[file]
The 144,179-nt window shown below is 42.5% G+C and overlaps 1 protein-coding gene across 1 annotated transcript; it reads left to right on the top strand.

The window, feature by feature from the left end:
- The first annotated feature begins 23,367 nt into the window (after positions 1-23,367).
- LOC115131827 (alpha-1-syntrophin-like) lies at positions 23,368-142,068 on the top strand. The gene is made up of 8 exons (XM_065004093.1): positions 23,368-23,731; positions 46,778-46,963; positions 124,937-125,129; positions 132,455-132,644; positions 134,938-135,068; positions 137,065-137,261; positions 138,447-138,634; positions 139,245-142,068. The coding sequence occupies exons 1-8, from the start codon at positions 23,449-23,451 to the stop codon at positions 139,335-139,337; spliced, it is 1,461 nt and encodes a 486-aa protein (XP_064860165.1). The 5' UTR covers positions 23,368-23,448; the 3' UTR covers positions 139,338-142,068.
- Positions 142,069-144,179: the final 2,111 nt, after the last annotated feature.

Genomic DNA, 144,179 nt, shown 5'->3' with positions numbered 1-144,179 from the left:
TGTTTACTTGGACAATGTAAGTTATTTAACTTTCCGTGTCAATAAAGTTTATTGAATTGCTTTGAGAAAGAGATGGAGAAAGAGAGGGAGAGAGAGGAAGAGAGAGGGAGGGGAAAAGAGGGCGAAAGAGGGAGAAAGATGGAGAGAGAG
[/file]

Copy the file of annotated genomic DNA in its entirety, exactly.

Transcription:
The 144,179-nt window shown below is 42.5% G+C and overlaps 1 protein-coding gene across 1 annotated transcript; it reads left to right on the top strand.

The window, feature by feature from the left end:
- The first annotated feature begins 23,367 nt into the window (after positions 1-23,367).
- LOC115131827 (alpha-1-syntrophin-like) lies at positions 23,368-142,068 on the top strand. The gene is made up of 8 exons (XM_065004093.1): positions 23,368-23,731; positions 46,778-46,963; positions 124,937-125,129; positions 132,455-132,644; positions 134,938-135,068; positions 137,065-137,261; positions 138,447-138,634; positions 139,245-142,068. The coding sequence occupies exons 1-8, from the start codon at positions 23,449-23,451 to the stop codon at positions 139,335-139,337; spliced, it is 1,461 nt and encodes a 486-aa protein (XP_064860165.1). The 5' UTR covers positions 23,368-23,448; the 3' UTR covers positions 139,338-142,068.
- Positions 142,069-144,179: the final 2,111 nt, after the last annotated feature.

Genomic DNA, 144,179 nt, shown 5'->3' with positions numbered 1-144,179 from the left:
TGTTTACTTGGACAATGTAAGTTATTTAACTTTCCGTGTCAATAAAGTTTATTGAATTGCTTTGAGAAAGAGATGGAGAAAGAGAGGGAGAGAGAGGAAGAGAGAGGGAGGGGAAAAGAGGGCGAAAGAGGGAGAAAGATGGAGAGAGAG